Mitchell Siegel, East Meadow native, takes art to new heights


While Mitchell Siegel has no formal training in art and sculpture design, he comes from a long line of handy, talented people. The East Meadow High School graduate has been creating masterpieces for years — large sculptures, of all repurposed materials, depicting his love for nature, plants, insects and animals.

Siegel, 53, of nearby Levittown, attended Empire State College, and graduated with an associate’s degree. After, he went through an accredited apprenticeship through his union, IBEW Local Union No. 3. A third-generation electrician, he’s been working in the profession for 30 years.

Siegel’s parents are both creative in their own respect, he said.

“They are both very artistic in all sorts of different ways,” Siegel said. “I picked up welding many years ago out of a necessity for something. I’m an avid fisherman — and what happened was I was ready to spend a lot of money on buying a really cool rack for the front of my truck to hold my rods and everything.

“My cousin looked at me and said, ‘Why don’t you buy a welder and start making them yourself?’” he explained. “It really was a few cousins, that inspired me to start welding. And that really started off a whole love for working with metal.”

Aside from welding, Siegel has an extensive woodshop in his basement, where he does cabinetry and makes furniture.

“I was raised to be a lover of tools and to play with tools and build things and make things my whole life,” he said. “The sculpture stuff really came about within the last few years.”

Combining his skill sets, Siegel’s sculptures are often supersized, and nature-based. One of his most recent pieces, a dandelion, features petals falling off, to give it the effect of it blowing in the wind.

He doesn’t use a computer to generate the shape of his work. Rather, he draws and cuts everything by hand.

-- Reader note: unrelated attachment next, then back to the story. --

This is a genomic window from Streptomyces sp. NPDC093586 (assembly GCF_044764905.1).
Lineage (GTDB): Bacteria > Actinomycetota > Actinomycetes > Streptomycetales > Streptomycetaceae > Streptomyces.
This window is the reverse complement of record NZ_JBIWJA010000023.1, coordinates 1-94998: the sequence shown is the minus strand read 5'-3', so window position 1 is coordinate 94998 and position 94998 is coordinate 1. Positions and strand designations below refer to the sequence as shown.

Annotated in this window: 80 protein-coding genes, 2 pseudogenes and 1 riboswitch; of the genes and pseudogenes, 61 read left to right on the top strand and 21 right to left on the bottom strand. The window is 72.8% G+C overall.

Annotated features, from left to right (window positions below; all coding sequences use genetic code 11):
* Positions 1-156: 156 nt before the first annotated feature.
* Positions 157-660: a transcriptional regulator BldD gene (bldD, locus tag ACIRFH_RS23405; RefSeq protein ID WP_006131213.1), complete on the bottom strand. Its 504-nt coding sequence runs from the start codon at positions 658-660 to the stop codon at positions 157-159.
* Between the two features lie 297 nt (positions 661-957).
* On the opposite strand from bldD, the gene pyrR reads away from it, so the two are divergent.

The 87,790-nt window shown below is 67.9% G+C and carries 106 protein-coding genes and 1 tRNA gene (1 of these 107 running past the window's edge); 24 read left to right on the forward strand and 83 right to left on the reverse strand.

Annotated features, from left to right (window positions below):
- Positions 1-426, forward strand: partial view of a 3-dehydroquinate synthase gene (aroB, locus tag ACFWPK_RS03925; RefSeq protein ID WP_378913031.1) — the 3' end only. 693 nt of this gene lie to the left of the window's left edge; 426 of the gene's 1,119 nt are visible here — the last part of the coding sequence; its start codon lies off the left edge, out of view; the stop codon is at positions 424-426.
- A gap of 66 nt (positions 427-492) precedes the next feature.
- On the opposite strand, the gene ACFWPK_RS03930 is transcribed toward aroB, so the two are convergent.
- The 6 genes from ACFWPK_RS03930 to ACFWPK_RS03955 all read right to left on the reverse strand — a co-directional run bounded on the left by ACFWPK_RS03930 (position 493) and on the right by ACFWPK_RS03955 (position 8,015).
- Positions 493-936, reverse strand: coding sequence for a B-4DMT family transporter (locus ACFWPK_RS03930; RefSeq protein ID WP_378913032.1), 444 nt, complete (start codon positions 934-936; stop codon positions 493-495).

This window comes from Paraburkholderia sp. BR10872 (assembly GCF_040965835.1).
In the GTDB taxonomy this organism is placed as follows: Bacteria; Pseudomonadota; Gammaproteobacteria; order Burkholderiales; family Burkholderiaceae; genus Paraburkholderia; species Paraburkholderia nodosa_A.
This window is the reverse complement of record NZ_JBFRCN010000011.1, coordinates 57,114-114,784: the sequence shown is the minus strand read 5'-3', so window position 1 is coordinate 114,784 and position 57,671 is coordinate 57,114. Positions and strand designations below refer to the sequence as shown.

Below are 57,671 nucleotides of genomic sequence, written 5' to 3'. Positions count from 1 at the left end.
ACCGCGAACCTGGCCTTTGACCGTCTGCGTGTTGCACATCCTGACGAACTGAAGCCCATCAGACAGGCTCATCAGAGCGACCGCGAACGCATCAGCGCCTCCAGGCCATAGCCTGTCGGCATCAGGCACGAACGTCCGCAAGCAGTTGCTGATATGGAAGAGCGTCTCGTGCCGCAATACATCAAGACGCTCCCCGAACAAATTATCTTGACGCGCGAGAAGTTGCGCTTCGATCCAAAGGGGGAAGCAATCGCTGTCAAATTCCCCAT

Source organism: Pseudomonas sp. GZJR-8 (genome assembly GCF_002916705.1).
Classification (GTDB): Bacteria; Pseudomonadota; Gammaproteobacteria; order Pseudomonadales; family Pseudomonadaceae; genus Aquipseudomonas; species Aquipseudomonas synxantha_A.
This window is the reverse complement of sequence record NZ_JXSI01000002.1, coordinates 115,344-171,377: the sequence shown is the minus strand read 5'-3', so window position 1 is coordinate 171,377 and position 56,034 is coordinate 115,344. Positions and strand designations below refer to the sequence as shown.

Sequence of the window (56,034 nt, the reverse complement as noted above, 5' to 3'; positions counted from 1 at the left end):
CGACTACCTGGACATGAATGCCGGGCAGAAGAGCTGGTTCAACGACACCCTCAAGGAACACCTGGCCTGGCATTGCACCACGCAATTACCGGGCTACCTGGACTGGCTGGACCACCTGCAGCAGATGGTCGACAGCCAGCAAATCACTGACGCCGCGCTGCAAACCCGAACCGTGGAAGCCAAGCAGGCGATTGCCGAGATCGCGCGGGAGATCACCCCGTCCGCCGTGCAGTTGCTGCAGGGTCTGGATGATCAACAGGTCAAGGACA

“Something I really love and enjoy doing is — I have a plasma cutter — I cut things out by hand,” Siegel explained. “A plasma cutter is basically like a torch that will cut through steel or any metal that conducts electricity. They joking call it ‘the sun in a gun,’ because it is pretty much one of the hottest things on the Earth.”

Plasma cutters can reach temperatures of over 20,000 degrees while in use.

“I would say a good majority — probably more than 90 percent of my work — is all reclaimed material,” he said. “I pretty much salvage and scrap stuff from work sites that’s going in the garbage, and I try to utilize and reutilize things.”

Siegel said for years, his wasn’t displayed in a public setting. He created sculptures for his home, and for family and friends. Recently, a large butterfly sculpture of his was installed at Temple B’Nai Torah in Wantagh, which his family attends. The synagogue has a community garden.

“When I realized how much work people were doing in the garden in the back of the temple, I felt that it was a very suiting place for it,” he said. “It’s so nice because when we go there, people that are working in the garden tell me all the time that it doesn’t really matter where you are in the garden. You look up, and you see the butterfly from different angles and it leaves a shadow, sometimes next to where you’re looking down. It’s just a very positive and nice thing to know.  Who doesn’t like butterflies?”

His most recent art installation was unveiled at the end of August at the Clark Botanic Garden in Albertson.

There, his mom Lucille, a woodcarver, creates walking sticks for the garden. She said she’s been advocating to get her son’s work installed, speaking with its head horticulturist, Bonnie Klein.

“Finally, at this year’s garden show, I brought the photos of my son’s work with me,” she said. “I showed this to Bonnie, and Bonnie was so overwhelmed by them.”

Because the garden is owned and operated by the Town of North Hempstead, the pieces had to be approved before Siegel’s work could go in. Now, the garden is home to three of his sculptures — a heron, a dragonfly and a dandelion.

“I really truly go off inspiration,” Siegel said of his work. “A lot of my work is done for friends and family, people that inspire me to do things. I always loved the outdoors, I always loved dragonflies and I always loved making giant flowers.”

Siegel, who survived a heart attack when he was 46, is having another piece — a large steel heart that is laced together with steel ribbon — installed at St. Francis Hospital on the North Shore, this week.

This year has been all about art for Siegel, and he’s looking forward to a future of more creations.

“I’ve been working on a lot of projects for a long time, and I jokingly say I have a stay period — I like to enjoy my work for a little while before I put it out,” he said. “This year, I decided it was going to be the year that I was going to do what I said I was going to do, with all the things that I could make.”

To see Siegel’s work, visit the Clark Botanic Garden at 193 I U Willets Road, Albertson.